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NT Kids Given Opportunity to Swim and Survive

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11/04/2017
By Lucy Rae @ 02 8217 3141

Thirty three students, aged 9 – 12 years, were able to take part in an 8 day swimming and water safety program to develop the skills and knowledge to be safe in, on and around the water thanks to Royal Life Saving Society - Northern Territory

The upper primary school students attend Ludmilla Primary School, which caters to children from all different backgrounds, including 62% of students who identify as indigenous and 70% who speak a language other than English.

Swimming and water safety is an important part of the school curriculum at Ludmilla Primary School. With the refurbishment of their regular aquatic facility, some of the students would have missed out on lessons due to the increased transportation costs. Through the Swim and Survive Fund all students were able to continue with their vital swimming and water safety lessons at Nightcliff Swimming Pool.

“Royal Life Saving believes that every person has the right to learn basic swimming, water safety, survival and rescue skills, regardless of who they are or where they live,” said Wayne Van Sambeek, Education and Program Manager Royal Life Saving NT. “The Royal Life Saving Swim and Survive Fund makes it possible for people who are more likely to miss out, or have missed out, to come along and learn vital swimming and lifesaving skills.”

Wayne Van Sambeek has been with Royal Life Saving Society NT for over nine years, and loves working with children saying, "It's so rewarding to share in the children's excitement as many of these students haven't had the opportunity to learn how to swim unlike other children across the country."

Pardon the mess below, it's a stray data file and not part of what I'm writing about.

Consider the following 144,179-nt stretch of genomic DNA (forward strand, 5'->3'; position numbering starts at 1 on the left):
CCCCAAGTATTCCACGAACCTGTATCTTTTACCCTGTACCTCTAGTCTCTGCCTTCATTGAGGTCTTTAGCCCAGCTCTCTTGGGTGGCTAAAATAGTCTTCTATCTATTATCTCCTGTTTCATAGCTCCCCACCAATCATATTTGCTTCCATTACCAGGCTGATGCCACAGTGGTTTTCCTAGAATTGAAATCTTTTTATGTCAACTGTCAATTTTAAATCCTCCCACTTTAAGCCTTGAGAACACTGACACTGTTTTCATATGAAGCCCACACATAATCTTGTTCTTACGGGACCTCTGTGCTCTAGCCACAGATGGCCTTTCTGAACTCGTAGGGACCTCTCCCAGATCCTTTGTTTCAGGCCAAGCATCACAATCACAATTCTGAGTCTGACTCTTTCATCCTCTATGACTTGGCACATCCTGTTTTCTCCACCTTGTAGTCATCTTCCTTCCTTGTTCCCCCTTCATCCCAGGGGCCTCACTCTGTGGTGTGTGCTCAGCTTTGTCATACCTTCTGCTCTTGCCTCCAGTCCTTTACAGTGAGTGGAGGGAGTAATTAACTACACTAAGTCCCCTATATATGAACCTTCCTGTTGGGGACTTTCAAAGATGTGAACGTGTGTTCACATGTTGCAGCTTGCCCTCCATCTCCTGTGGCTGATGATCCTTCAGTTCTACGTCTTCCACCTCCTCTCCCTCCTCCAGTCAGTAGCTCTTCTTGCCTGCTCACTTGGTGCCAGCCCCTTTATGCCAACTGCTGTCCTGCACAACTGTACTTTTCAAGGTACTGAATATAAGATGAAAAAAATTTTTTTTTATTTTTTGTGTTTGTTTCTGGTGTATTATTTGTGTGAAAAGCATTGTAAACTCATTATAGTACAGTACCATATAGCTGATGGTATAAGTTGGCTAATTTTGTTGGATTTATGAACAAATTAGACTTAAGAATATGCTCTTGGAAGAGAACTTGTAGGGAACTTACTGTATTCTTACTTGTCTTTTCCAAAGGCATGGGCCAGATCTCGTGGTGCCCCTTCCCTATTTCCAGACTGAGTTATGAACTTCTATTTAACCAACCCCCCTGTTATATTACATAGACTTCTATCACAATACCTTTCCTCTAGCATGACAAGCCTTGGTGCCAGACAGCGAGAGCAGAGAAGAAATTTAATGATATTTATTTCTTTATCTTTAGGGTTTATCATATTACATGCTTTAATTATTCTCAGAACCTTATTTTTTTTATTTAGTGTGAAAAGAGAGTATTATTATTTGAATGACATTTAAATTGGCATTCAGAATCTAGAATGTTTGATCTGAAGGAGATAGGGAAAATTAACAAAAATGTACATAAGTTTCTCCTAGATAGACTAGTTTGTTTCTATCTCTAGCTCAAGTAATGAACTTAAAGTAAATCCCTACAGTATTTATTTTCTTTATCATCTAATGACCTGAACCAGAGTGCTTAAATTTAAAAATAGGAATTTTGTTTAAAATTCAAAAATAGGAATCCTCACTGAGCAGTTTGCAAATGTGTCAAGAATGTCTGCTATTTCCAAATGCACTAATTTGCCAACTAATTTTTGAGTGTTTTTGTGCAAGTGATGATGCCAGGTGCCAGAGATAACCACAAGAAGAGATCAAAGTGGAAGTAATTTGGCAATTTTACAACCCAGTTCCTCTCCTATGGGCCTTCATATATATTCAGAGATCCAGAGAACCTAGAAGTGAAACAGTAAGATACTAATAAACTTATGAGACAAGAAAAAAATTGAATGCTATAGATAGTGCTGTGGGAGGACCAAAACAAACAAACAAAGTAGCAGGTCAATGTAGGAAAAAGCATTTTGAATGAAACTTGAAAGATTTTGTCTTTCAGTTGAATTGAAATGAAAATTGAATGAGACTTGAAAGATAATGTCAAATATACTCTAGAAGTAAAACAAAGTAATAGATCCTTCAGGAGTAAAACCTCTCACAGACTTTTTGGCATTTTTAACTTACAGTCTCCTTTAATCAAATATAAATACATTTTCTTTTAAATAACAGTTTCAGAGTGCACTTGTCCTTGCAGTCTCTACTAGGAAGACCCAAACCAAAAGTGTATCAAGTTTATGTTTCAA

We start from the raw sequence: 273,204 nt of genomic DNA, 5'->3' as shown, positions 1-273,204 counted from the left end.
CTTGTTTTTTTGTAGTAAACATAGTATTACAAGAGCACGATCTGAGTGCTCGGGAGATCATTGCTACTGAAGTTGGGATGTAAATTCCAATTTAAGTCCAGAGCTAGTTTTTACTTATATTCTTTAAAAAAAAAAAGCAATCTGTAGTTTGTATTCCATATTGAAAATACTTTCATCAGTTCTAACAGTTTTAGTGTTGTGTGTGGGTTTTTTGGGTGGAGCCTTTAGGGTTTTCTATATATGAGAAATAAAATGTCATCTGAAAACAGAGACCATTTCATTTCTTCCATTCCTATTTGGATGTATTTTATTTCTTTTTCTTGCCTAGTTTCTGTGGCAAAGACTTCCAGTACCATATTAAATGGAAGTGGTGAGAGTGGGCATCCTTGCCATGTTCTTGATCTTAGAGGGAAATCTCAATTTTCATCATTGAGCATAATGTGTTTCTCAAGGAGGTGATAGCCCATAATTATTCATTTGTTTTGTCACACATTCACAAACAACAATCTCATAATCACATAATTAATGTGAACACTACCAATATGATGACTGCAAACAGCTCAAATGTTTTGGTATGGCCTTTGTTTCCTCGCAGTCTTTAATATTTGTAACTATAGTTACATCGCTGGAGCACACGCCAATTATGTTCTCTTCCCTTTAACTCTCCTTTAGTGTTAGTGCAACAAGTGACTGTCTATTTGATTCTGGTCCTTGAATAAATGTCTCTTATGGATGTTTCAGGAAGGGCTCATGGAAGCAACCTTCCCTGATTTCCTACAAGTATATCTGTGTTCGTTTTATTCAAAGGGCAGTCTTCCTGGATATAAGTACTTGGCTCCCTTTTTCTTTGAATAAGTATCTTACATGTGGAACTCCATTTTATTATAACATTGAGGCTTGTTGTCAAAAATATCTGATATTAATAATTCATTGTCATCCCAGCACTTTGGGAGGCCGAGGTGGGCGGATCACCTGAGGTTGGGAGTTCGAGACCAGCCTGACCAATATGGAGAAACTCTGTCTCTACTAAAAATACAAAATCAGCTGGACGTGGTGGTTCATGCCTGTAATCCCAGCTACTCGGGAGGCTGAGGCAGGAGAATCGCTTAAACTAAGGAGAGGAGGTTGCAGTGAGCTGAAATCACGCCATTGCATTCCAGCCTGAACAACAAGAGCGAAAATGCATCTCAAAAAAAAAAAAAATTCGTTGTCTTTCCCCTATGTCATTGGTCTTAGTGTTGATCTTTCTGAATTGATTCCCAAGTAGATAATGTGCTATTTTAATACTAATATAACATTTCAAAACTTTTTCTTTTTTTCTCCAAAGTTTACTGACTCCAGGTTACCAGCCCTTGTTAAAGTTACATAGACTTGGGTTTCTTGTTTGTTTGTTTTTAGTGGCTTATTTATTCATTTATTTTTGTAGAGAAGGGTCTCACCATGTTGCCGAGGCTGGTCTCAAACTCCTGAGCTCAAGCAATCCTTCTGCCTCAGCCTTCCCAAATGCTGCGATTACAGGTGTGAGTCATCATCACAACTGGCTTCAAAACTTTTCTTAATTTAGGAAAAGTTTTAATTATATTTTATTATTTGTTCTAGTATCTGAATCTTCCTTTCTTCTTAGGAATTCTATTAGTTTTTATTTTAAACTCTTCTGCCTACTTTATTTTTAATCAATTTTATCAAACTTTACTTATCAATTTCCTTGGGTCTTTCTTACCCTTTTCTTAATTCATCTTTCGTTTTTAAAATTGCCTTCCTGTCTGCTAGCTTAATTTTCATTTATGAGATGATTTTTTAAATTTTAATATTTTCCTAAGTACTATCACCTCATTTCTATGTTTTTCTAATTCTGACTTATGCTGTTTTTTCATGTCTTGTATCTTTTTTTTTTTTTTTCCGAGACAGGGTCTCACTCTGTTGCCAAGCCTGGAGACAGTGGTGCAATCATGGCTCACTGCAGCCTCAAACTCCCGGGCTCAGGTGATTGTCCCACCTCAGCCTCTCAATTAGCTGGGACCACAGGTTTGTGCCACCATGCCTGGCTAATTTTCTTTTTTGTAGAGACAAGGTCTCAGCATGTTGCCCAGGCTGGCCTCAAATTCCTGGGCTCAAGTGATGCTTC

"The Ludmilla Primary student were fantastic. They loved the opportunity to learn new skills and enjoy new experiences. It’s not just about the lesson it’s the whole process. Swim and Survive teaches them many different things including independence, team work, manners and respect. Their enthusiasm was infectious."

Royal Life Saving research has found the people in our communities who are most likely to miss out on formal swimming and water safety education are those who are indigenous, from a culturally or linguistically diverse background, from a low socio-economic community, live in a regional or remote area, are newly arrived in Australia, or are living with a disability.

Carol Putica, Principal, Ludmilla Primary School said, “Swimming lessons are not just a valuable life-skill, it’s such an important part of being socially included. We are delighted that our students have been provided the opportunity to participate in this program”.

The Swim and Survive Fund uses donations from individuals, community organisations, corporate supporters and Royal Life Saving Partner facilities across Australia to increase access to swimming and water safety education for people who are at a greater risk of drowning.

CLICK HERE to make a donation to provide vulnerable children with vital swimming and water safety lessons so they don't miss out.